Phil Castle, The Business Times
The monthly unemployment rate in Mesa County has retreated from what historically has been the highest level of the year.
That decline, albeit slight, coupled with rising labor demand raises hopes the jobless rate will slide farther. “It is in the right direction,” said Suzie Miller, business services manager at the Mesa County Workforce Center in Grand Junction.
According to the latest estimates from the Colorado Department of Labor and Employment, the seasonally unadjusted unemployment rate in Mesa County edged down a tenth of a point to 9.1 percent in February. That rate is lower than the 9.9 percent reported in the same month last year and the lowest for a February since 2009, Miller said.
The unemployment rate in Mesa County historically spikes at its highest level of the year in the first month of the year, and Miller hopes that continues this year. “January is usually the roughest month of the year, hopefully.”
According to CDLE estimates for February, Mesa County payrolls increased 227 to 71,222. The number of people counted among those unsuccessfully looking for work edged down 23 to 7,129. The overall labor force, which includes the employed and employed, rose 204 to 78,351.
Over the past year, Mesa County payrolls have climbed 697, a gain of about 1 percent. The number of those counted among the unemployed has dropped 656. The labor force has inched up 41.
Meanwhile, labor demand as measured by the number of job orders posted at the Mesa County Workforce Center remains at its highest level since 2008, Miller said.
A total of 224 job orders were posted at the center in February and 271 more orders were posted in March through March 28. Those numbers bring the year-to-date total to 696, the most for that span since 2008.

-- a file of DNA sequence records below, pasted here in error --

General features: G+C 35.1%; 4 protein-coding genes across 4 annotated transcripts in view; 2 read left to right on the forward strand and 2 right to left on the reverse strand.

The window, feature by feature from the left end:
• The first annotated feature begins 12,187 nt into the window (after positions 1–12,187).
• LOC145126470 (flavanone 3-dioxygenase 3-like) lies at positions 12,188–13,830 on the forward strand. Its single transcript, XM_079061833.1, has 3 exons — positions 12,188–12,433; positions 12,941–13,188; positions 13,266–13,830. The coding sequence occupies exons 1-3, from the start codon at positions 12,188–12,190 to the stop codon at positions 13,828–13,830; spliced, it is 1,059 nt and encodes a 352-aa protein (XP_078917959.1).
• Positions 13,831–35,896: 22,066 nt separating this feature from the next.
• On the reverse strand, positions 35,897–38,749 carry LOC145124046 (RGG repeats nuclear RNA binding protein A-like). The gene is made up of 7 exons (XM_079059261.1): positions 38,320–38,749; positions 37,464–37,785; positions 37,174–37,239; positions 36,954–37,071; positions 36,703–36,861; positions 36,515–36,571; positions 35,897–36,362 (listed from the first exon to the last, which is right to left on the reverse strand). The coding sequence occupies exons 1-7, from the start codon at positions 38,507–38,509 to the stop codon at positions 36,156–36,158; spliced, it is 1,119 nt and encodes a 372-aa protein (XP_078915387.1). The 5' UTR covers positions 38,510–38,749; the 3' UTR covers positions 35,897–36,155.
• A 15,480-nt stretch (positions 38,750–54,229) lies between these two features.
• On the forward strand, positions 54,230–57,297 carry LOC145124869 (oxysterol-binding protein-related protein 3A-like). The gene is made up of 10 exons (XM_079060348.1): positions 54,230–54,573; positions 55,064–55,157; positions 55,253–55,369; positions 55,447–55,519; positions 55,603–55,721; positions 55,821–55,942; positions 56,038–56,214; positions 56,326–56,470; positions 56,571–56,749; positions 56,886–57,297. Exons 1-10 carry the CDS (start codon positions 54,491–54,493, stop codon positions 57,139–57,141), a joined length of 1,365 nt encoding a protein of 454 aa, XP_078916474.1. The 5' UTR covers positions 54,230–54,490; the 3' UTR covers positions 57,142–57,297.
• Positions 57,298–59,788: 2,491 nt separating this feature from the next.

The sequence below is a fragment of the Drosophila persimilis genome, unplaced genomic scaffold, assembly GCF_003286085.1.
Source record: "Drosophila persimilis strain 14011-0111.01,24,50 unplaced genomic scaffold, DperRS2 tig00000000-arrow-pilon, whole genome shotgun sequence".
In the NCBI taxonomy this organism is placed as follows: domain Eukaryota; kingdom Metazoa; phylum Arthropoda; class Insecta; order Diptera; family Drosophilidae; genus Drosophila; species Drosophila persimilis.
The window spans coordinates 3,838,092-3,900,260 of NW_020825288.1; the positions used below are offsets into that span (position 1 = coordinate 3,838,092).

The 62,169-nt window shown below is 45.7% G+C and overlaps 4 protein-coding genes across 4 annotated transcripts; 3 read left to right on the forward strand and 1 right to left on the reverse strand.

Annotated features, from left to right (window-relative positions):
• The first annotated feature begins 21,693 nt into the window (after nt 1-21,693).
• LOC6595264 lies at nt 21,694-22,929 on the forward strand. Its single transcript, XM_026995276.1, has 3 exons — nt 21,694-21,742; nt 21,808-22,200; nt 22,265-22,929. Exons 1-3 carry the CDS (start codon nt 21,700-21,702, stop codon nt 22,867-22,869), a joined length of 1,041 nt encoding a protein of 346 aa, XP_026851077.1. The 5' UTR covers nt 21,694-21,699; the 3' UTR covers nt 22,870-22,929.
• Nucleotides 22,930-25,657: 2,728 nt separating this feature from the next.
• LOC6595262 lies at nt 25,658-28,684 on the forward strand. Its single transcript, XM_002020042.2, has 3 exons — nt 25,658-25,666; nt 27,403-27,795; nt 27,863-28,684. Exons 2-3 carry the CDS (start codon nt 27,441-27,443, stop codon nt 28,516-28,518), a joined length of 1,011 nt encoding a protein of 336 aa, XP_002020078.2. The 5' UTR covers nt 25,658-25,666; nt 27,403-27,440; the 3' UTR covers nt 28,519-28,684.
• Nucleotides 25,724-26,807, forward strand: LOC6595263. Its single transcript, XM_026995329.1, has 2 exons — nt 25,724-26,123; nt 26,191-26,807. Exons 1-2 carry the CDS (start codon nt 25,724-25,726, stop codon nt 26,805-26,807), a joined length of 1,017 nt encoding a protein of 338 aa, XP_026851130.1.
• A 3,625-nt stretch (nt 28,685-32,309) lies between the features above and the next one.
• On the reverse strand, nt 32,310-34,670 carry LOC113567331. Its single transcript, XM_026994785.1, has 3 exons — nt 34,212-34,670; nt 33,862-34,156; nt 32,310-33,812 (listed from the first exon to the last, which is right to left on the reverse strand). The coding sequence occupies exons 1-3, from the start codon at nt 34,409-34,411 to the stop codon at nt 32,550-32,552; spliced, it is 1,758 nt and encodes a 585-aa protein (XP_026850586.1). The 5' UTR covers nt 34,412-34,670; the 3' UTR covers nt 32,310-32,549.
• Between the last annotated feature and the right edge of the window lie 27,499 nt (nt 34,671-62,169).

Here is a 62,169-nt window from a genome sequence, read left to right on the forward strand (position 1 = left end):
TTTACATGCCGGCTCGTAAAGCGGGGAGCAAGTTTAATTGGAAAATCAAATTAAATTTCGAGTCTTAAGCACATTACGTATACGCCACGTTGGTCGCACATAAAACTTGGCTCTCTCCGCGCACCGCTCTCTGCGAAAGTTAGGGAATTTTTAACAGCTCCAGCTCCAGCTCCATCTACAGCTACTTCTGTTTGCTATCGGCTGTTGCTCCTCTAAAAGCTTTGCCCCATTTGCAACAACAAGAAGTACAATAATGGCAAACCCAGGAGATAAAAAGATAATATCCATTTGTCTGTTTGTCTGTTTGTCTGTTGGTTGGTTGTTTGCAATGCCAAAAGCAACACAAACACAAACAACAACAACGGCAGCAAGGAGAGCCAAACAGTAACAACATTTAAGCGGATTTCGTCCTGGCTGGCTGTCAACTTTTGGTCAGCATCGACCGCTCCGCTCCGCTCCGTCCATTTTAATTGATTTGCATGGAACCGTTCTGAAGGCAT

Miller said she expects the pace of hiring to pick up in part as employers add to seasonal payrolls.
More will be known when the labor estimates for March come out on April 19 — although the jobless rate for March has ticked up in three out of the last four years, Miller said.
And it could be a while before the unemployment rate in Mesa County falls to rates reported for many other areas of Colorado, she said. For one thing, no industry sector has yet to replace the jobs lost to a slowdown in regional natural gas exploration and production. In fact, the energy industry has shifted gears to oil production, which accounts in part for the lower jobless rates in some Colorado communities, she added.
That makes continued efforts to recruit new and different businesses to Mesa County all the more important, Miller said.
For February, seasonally unadjusted unemployment rates increased in three neighboring Western Colorado counties: up a tenth of a point to 7 percent in Rio Blanco County, up two-tenths to 8.7 percent in Delta County and up three-tenths to 10.8 percent in Montrose County. The jobless rate held steady at 7.8 percent in Garfield County.
The statewide seasonally adjusted unemployment rate edged down a tenth to 7.2 percent, the lowest level since February 2009.
Nonfarm payrolls grew an estimated 10,800, nearly all of that in the private sector. Government payrolls increased 700.
Over the past year, nonfarm payrolls have increased 62,800 with the largest gains in the professional and business services; leisure and hospitality; and trade, transportation and utilities sectors. The information sector was alone in experiencing a significant decline.
The average workweek for employees on private, nonfarm payrolls edged up a tenth of an hour to 34.5 hours over the past year. Average hourly earnings increased $1.20 to $25.20.